Humanity will need to find solutions to feed a growing population; there are currently 7.6 billion people on the planet, and the number is expected to hit ten billion by 2050. The relationships between microbes and plants may provide new ways to improve agricultural yield in the face of environmental challenges like drought, make use of non-arable land, or reduce the impact on the environment caused by farming. To aid researchers who are investigating the community of microbes that live among plants and how they interact, scientists have identified genes that are likely candidates for assisting bacteria in the adaptation to the plant environment.
Previous work on the plant microbiome has focused on identifying the members of the bacterial community, and individual relationships between a bacterial strain and a plant. This work investigates genes that play a role in bacterial root colonization. It has been reported in Nature Genetics by scientists at the U.S. Department of Energy (DOE) Joint Genome Institute (JGI), a DOE Office of Science User Facility, and the Howard Hughes Medical Institute at the University of North Carolina at Chapel Hill (UNC).
"If we want to engineer the right microbiome to support plant growth, we need to understand the real function of the microbiome and not just sequence marker genes," explained the co-first author of the work Asaf Levy, a research scientist at the JGI. "Here we used a massive genomic and computational effort to address the fundamental and important question: 'How does the plant microbiome interact with the plant?'"
Most microbes interact with plants where the roots meet the soil. The researchers analyzed the genomes of 377 novel bacterial isolates taken from maize (51), poplar trees (135), Brassicaceae (191), in addition to 107 single bacterial cells taken from A. thaliana. The data were compared with available genomic information representing the main groups of bacteria that have been associated with plants as well as bacteria from totally different sources, like the human gut. This allowed the investigators to identify genes that are enriched in the genomes of microbes that are associated with plants, or not.
"It's very important for us to understand what genes and functions microbes use to colonize plants because only then might we have a chance to rationally devise useful 'plant probiotics' to help us raise more food and energy crops with fewer chemical inputs such as fertilizers and pesticides or fungicides," explained the senior author of the study Jeff Dangl, a Howard Hughes Medical Institute investigator and the John N. Couch Professor of Biology at the University of North Carolina at Chapel Hill.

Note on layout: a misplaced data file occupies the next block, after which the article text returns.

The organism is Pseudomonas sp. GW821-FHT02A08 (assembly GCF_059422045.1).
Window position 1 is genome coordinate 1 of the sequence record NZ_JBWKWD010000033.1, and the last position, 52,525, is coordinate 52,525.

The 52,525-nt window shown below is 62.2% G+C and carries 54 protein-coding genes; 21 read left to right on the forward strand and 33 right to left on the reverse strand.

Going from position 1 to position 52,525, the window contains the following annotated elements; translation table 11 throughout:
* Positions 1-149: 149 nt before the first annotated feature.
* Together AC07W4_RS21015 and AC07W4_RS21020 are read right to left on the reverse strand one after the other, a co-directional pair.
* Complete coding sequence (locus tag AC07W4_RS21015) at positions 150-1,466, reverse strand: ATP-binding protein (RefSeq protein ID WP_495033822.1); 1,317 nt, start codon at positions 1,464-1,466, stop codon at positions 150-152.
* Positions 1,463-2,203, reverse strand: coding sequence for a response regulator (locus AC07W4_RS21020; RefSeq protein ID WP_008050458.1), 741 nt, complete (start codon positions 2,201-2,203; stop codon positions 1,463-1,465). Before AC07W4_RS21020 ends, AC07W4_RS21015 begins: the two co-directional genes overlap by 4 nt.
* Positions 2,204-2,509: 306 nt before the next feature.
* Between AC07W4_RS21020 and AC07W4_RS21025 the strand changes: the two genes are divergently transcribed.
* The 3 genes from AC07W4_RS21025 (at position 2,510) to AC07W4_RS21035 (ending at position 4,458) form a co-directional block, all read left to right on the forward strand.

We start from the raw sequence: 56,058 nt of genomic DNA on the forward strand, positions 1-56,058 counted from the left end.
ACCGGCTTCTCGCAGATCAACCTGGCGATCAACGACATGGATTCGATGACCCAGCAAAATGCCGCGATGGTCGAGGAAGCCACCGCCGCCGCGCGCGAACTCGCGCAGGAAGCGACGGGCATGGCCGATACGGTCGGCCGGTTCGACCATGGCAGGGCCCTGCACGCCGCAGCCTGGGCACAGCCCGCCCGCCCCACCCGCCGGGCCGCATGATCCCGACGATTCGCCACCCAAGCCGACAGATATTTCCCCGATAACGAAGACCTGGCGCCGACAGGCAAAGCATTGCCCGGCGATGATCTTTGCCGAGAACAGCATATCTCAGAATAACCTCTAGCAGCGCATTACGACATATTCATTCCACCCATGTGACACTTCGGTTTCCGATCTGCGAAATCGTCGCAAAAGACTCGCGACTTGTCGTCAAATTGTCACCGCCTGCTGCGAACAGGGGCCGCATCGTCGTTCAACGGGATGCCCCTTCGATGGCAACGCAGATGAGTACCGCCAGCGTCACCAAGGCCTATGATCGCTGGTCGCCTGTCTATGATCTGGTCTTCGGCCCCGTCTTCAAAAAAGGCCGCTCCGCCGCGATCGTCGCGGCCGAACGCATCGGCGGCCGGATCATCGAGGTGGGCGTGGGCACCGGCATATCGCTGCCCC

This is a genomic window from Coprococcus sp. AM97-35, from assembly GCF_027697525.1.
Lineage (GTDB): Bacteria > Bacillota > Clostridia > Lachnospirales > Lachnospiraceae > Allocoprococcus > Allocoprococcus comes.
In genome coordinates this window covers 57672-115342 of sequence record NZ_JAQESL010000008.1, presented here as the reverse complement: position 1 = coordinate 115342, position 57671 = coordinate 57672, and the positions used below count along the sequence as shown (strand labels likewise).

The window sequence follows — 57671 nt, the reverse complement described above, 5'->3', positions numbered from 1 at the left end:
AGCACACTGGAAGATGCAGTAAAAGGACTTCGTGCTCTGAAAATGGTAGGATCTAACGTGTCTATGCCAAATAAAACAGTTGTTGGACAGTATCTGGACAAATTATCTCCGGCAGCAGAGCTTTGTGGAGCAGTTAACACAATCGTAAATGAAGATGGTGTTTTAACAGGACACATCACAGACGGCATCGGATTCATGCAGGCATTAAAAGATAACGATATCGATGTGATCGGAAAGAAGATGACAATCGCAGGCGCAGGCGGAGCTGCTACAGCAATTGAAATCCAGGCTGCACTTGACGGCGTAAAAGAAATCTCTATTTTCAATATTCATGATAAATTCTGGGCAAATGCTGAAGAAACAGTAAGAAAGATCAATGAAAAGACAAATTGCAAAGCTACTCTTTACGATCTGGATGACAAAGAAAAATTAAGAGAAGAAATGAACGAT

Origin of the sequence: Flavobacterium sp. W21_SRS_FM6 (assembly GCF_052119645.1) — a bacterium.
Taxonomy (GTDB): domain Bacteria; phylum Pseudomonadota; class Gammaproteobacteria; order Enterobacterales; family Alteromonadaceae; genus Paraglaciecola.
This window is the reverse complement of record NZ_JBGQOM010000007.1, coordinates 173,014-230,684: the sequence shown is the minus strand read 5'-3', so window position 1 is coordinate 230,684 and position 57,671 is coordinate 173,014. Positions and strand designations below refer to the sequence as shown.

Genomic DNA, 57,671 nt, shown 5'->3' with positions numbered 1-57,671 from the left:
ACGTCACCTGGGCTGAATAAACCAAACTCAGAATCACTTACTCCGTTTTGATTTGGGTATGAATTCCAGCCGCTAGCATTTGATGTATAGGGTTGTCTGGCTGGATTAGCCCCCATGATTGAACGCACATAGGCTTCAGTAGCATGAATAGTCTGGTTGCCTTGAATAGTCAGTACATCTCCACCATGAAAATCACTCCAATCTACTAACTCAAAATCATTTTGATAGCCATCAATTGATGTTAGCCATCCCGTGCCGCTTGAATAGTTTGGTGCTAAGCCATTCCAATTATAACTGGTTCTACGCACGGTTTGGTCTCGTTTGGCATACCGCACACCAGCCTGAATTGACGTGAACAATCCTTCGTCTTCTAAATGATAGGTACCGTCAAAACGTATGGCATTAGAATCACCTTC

The scientists found that genes associated with the metabolism and transport of sugar are more common in plant- and soil-associated genomes, which tends to make them larger. Because of photosynthesis, plants secrete carbon from their roots as sugars, attracting microorganisms.
The researchers also found numerous genes that appear to mimic plant functions; they encode "Plant-Resembling PA and RA Domains" or PREPARADOs. "It is well known that plant pathogens use proteins that mimic plant domains required for immune function," said Dangl. "Imagine that the pathogen injects directly into the plant cell a protein that mimics part of a particular immune system machine. It's like putting a partly defective cog into a wheel--the wheels can't turn anymore. We reckon that the plant-associated protein domains that we identified might work in the same way."
A complete catalog of genes associated with plants and new genome sequences are now open to the research community through Genomic Features of Bacterial Adaptation to Plants. Laboratories interested in collaborating with the Berkeley Lab should check out IPO's Industry Partnerships and email email@example.com.
"The database is a precious resource for the research community studying plant-microbe interactions as it is an unbiased way to identify potentially interesting genes involved in interaction with a plant--including many totally novel genes. We are currently experimentally studying the function of many of these genes to gain a better functional understanding of the plant microbiome." Levy concluded.